Thursday, March 31, 2016

The 1901 Census of Canada and My Ancestors

Today is the 115th anniversary of the 1901 Census of Canada. The official enumeration date was 31 March 1901, the day on which Canadians were counted from coast-to-coast (except for Newfoundland and Labrador). [1]

I thought it would be an interesting activity for me to see how many of my ancestors appear on that year’s nominal census. Here’s what I found. A numbers in parentheses following an ancestor’s name indicates his or her number in my ancestor list.

Youngest

My grandfather Eugène Desgroseilliers (no.6) was almost eight months old when he was enumerated on the 1901 census. [2] His age is not indicated on the image below, but his date of birth of “30 août 1900” [30 August 1900] is correct. He and his parents Albert, a farmer, and Clémentine resided in the Township of Appleby, which is south of Sudbury, Ontario. All three were born in rural Ontario, were of French origin, held Canadian nationality, and belonged to the Roman Catholic faith. Albert and Clémentine could read and write and speak French, but only Albert could speak English.

Eugene Desgroseilliers on the 1901 census of Canada
Eugène Desgroseilliers with his parents on the 1901 census of Canada (Ancestry.ca)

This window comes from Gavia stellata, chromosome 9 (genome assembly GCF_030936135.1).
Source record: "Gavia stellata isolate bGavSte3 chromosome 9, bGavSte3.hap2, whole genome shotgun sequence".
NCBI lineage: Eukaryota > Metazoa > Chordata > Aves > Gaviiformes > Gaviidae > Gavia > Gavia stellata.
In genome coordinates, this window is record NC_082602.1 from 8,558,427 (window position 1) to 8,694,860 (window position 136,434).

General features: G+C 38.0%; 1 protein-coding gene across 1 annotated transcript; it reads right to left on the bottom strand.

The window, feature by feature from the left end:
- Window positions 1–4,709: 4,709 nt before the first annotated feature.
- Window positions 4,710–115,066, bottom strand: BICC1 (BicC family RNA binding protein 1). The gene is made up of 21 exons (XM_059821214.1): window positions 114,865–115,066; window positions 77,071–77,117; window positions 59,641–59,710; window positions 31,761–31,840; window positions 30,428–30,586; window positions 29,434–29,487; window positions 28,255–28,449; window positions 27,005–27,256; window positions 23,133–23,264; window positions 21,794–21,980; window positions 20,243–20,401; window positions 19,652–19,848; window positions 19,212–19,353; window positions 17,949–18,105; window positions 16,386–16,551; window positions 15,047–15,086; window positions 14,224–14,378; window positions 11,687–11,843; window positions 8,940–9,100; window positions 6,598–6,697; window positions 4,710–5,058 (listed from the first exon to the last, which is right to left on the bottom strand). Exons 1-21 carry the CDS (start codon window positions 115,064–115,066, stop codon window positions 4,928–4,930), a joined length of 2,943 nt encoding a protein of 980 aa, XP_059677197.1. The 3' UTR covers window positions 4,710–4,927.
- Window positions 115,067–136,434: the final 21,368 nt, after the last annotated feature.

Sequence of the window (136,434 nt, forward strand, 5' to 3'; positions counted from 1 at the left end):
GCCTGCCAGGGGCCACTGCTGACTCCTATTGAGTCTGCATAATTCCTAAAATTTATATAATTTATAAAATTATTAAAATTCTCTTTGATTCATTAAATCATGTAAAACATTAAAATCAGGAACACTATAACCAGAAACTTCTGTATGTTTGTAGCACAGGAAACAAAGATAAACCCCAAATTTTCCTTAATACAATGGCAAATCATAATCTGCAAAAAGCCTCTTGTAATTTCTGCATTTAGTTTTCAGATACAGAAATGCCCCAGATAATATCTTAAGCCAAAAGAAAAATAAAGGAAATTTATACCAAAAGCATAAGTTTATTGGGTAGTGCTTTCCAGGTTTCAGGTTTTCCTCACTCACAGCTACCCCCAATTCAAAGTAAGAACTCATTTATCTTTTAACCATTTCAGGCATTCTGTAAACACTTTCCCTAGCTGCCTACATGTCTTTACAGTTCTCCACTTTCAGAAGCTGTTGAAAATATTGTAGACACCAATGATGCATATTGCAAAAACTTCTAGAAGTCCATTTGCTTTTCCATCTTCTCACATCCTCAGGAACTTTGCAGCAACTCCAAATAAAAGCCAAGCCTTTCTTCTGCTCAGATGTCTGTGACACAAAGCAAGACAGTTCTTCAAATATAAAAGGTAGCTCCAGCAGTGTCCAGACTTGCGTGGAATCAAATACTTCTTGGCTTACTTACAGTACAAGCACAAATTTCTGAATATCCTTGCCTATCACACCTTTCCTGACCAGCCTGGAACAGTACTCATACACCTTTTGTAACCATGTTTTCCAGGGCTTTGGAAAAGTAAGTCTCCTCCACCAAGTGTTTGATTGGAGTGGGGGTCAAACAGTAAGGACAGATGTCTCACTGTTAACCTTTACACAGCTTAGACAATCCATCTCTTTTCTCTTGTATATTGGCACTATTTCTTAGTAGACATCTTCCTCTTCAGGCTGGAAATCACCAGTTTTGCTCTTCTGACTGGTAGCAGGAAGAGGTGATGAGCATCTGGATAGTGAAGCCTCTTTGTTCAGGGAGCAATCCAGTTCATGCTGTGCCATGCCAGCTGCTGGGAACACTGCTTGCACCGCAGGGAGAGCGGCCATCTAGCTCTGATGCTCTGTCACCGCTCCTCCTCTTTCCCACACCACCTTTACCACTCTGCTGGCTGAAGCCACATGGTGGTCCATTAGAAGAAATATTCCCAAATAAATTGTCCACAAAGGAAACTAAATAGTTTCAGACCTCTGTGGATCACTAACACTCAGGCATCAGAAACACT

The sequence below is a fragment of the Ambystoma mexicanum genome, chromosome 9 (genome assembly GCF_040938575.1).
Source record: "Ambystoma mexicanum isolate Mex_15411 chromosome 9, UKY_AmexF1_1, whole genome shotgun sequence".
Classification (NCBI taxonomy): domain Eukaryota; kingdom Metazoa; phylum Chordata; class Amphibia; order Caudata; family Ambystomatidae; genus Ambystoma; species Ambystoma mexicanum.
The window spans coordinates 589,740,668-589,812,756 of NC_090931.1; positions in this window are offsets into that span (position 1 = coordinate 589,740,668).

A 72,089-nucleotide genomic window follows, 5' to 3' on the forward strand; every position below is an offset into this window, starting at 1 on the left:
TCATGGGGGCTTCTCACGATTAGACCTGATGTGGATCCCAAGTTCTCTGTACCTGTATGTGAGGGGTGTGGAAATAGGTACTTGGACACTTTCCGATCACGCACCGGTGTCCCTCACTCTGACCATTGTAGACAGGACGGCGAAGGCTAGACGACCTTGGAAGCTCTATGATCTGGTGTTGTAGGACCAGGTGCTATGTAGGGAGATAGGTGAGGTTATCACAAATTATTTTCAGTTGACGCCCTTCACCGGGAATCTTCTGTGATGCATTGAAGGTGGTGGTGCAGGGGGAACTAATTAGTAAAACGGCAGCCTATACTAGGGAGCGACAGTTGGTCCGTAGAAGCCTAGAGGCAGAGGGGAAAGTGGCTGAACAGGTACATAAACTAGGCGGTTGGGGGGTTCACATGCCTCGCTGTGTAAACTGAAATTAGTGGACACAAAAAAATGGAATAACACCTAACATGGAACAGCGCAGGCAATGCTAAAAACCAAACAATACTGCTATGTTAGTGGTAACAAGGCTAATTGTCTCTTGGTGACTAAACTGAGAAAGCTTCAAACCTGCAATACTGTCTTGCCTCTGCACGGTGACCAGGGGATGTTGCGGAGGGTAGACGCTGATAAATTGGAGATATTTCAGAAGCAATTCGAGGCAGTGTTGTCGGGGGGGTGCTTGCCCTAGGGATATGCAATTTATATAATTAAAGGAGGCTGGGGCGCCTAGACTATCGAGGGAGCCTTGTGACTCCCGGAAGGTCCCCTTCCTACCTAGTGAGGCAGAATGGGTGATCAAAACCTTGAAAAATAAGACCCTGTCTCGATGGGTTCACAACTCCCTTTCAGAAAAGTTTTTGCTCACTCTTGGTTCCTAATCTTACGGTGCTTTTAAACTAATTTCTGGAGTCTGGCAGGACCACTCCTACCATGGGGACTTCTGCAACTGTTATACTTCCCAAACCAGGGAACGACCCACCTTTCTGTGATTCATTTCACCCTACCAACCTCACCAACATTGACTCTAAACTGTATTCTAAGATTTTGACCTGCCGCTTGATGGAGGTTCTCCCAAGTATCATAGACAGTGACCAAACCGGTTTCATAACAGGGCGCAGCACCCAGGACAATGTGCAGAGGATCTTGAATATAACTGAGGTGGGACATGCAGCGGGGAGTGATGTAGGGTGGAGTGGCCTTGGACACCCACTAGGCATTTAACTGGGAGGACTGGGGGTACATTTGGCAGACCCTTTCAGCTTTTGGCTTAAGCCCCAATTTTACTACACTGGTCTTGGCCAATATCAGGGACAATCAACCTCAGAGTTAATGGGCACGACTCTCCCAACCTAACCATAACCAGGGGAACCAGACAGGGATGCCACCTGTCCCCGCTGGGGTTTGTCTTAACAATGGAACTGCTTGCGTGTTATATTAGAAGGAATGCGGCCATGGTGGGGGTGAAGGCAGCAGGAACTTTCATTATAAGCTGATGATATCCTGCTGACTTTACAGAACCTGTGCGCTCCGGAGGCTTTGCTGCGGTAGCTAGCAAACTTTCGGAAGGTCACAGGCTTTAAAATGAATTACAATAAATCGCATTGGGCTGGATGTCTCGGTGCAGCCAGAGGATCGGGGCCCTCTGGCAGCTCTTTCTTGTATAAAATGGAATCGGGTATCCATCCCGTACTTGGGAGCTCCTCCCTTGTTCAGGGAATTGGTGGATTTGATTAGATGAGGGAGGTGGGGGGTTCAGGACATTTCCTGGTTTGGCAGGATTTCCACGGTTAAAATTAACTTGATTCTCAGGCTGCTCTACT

The three-member Desgroseilliers family lived on concession 2, lot 1 in Appleby. There was one dwelling house and one barn/stable/other outbuildings on the property of 160 acres. The enumerator, Joseph Levert, visited and counted the family on 25 April 1901. [3]

Oldest

My great-great-great-grandfather Charles Beauvais (no. 56) was 89½ years old when he was enumerated on the 1901 census. [4] His age (92) and his date of birth of “22 Oct 1818” on the image below are incorrect. He was born on 19 October 1811, according to his baptism record. He and his second wife Magdeleine (aka Marie Madeleine Miron dite Migneron) lived with their elder son Felix, his second wife and their four children in Hartwell, now Chénéville, Quebec. All the family members were born in rural Quebec, were of French origin, held Canadian nationality, and belonged to the Roman Catholic faith. Charles’ occupation was “Rentier Cult[ivateur]” [pensioner farmer]. He spoke French, but not English, and couldn’t read or write.